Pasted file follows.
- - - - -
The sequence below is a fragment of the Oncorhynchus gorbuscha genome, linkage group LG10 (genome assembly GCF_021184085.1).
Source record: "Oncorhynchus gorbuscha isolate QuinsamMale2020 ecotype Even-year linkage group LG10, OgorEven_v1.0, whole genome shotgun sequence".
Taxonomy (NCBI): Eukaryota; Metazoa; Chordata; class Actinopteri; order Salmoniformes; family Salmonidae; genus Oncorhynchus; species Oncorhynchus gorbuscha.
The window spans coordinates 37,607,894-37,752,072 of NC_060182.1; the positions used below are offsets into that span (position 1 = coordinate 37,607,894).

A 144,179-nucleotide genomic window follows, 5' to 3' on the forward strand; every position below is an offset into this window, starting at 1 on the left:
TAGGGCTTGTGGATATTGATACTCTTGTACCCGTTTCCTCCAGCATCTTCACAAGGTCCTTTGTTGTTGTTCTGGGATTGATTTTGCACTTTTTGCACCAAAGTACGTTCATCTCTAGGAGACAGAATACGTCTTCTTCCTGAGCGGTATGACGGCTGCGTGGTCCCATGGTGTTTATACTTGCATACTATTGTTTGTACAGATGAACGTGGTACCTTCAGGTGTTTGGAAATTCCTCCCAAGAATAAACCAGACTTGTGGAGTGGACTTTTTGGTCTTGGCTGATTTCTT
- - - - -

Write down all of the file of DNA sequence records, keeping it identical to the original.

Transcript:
The sequence below is a fragment of the Oncorhynchus gorbuscha genome, linkage group LG10 (genome assembly GCF_021184085.1).
Source record: "Oncorhynchus gorbuscha isolate QuinsamMale2020 ecotype Even-year linkage group LG10, OgorEven_v1.0, whole genome shotgun sequence".
Taxonomy (NCBI): Eukaryota; Metazoa; Chordata; class Actinopteri; order Salmoniformes; family Salmonidae; genus Oncorhynchus; species Oncorhynchus gorbuscha.
The window spans coordinates 37,607,894-37,752,072 of NC_060182.1; the positions used below are offsets into that span (position 1 = coordinate 37,607,894).

A 144,179-nucleotide genomic window follows, 5' to 3' on the forward strand; every position below is an offset into this window, starting at 1 on the left:
TAGGGCTTGTGGATATTGATACTCTTGTACCCGTTTCCTCCAGCATCTTCACAAGGTCCTTTGTTGTTGTTCTGGGATTGATTTTGCACTTTTTGCACCAAAGTACGTTCATCTCTAGGAGACAGAATACGTCTTCTTCCTGAGCGGTATGACGGCTGCGTGGTCCCATGGTGTTTATACTTGCATACTATTGTTTGTACAGATGAACGTGGTACCTTCAGGTGTTTGGAAATTCCTCCCAAGAATAAACCAGACTTGTGGAGTGGACTTTTTGGTCTTGGCTGATTTCTT